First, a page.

I don’t know a single Cub fan who was excited about any of Jim Hendry’s offseason decisions, particularly his reconstruction of the bullpen. Kerry Wood was a (frustrating at times) fan favorite and a lifetime Cub who was allegedly willing to give the Cubs a hometown free-agent discount. Out of the kindness of his heart, Jim Hendry refused to entertain the offer. Kerry struggled with the Indians, but he, like DeRosa, may have been playing through a broken heart [cue the violins . . . and scene]. Michael Wuertz was dealt to the A’s for yet-to-be-called-upon prospects, a move I consider to be one of the worst deals of the offseason. He shined in the Oakland bullpen. Bob Howry was mercifully allowed to walk. Hendry held on to Neal Cotts.
So, in the poor economy that was the Cubs in ownership transition, Hendry traded Ronny Cedeno ($822,500) and Garrett Olson (acquired in the Pie deal) for Aaron Heilman ($1.625 million). He traded Jose Ceda ($dirt) for Kevin Gregg ($4.2 million). This was during the same offseason in which Hendry needed to trade Mark DeRosa ($5.5 million) to save money.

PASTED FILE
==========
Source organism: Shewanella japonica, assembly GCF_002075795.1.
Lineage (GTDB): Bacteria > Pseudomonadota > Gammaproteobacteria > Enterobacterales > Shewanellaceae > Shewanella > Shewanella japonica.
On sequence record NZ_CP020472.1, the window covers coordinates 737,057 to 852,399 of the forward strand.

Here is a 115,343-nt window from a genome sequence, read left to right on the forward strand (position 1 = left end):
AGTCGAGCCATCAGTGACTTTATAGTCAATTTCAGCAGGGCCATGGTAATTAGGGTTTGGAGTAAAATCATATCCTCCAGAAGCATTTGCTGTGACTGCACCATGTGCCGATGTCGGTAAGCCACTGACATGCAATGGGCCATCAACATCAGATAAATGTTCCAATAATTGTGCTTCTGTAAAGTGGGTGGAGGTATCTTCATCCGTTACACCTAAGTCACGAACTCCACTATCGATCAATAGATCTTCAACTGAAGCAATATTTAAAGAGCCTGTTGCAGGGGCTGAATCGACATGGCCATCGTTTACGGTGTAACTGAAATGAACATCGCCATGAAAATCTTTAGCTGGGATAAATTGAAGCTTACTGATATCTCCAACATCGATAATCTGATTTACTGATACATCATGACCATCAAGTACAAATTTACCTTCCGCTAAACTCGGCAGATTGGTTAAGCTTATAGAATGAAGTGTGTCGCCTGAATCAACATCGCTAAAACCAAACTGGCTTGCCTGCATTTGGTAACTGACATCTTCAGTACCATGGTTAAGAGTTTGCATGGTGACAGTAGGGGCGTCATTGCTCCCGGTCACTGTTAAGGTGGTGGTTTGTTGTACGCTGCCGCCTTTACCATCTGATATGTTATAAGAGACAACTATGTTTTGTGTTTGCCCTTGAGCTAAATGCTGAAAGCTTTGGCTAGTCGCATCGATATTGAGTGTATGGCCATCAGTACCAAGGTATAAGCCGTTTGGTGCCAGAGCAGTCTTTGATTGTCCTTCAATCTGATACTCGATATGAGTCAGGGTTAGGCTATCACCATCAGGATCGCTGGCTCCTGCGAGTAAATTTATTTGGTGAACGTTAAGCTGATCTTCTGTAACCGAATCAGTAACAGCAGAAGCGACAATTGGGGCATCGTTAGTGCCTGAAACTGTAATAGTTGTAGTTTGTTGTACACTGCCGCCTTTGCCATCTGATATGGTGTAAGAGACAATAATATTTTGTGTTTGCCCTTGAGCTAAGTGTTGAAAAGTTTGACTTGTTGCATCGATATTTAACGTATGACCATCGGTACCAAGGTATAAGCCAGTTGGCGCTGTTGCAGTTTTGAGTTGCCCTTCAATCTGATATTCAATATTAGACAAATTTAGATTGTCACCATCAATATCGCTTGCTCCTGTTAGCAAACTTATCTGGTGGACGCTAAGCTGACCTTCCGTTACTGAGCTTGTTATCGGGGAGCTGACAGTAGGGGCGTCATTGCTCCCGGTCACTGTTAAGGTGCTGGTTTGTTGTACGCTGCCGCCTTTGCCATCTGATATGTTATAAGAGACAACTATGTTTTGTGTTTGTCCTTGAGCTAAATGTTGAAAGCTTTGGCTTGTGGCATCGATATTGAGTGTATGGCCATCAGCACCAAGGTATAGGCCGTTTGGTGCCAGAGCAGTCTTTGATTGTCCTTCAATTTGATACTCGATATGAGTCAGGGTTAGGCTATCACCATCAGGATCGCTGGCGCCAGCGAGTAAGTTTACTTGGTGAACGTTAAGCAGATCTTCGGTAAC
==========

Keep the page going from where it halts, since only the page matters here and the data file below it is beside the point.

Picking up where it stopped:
Still, with Marmol looking like the closer of today, I was willing to live with the new-look bullpen. I even suggested Heilman would make a better 5th starter than a reliever. But everything kind of went to pot in spring training. Not only did Heilman miss out on the starter job, so did Chad Gaudin and Jeff Samardzija . . . and they were left out of the bullpen plans too. Gaudin was released and Spellczech went to Iowa. And Marmol looked awful as a closer. He looked to be an ajar-er at best. Gregg landed the closer job and proceeded to hold onto it long enough to ruin all our lives while Marmol did his best to induce cardiac arrest in lesser innings.
The whole ordeal, all season long, was collectively one of the worst moves of the year. Was it the worst? No.
Setting aside ERAs and WHIPs, let’s look at the results. The Cubs finished 5th in the National League in save percentage. A mere 4 blown saves separate them from the Cardinal pen, who finished 2nd. The Cubs were, however, 10th in save opportunities. This, fellow Cub fans, is what made Heilman, Marmol, and Gregg look like the three Suckateers. With minimal opportunities, failures felt all the more painful.
I’m not letting Hendry or Lou off the hook here. I’m just saying, the moves that weakened this offseason were far more egregious than the bullpen fiasco. It’s also a slight reason for hope if Hendry doesn’t wind up overhauling the pen again this year. With an offensive upgrade, we just might be okay.